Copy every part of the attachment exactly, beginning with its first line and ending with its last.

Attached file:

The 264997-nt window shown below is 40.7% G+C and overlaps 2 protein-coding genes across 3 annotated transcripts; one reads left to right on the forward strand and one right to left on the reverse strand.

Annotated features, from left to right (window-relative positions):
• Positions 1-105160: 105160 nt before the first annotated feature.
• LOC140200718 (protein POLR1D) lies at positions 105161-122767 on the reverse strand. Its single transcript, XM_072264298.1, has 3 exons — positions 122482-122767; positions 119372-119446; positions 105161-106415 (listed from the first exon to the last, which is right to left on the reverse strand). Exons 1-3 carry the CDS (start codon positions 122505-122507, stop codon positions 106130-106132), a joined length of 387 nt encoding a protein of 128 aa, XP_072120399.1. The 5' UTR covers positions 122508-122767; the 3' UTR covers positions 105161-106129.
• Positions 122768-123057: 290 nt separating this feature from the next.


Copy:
The 264997-nt window shown below is 40.7% G+C and overlaps 2 protein-coding genes across 3 annotated transcripts; one reads left to right on the forward strand and one right to left on the reverse strand.

Annotated features, from left to right (window-relative positions):
• Positions 1-105160: 105160 nt before the first annotated feature.
• LOC140200718 (protein POLR1D) lies at positions 105161-122767 on the reverse strand. Its single transcript, XM_072264298.1, has 3 exons — positions 122482-122767; positions 119372-119446; positions 105161-106415 (listed from the first exon to the last, which is right to left on the reverse strand). Exons 1-3 carry the CDS (start codon positions 122505-122507, stop codon positions 106130-106132), a joined length of 387 nt encoding a protein of 128 aa, XP_072120399.1. The 5' UTR covers positions 122508-122767; the 3' UTR covers positions 105161-106129.
• Positions 122768-123057: 290 nt separating this feature from the next.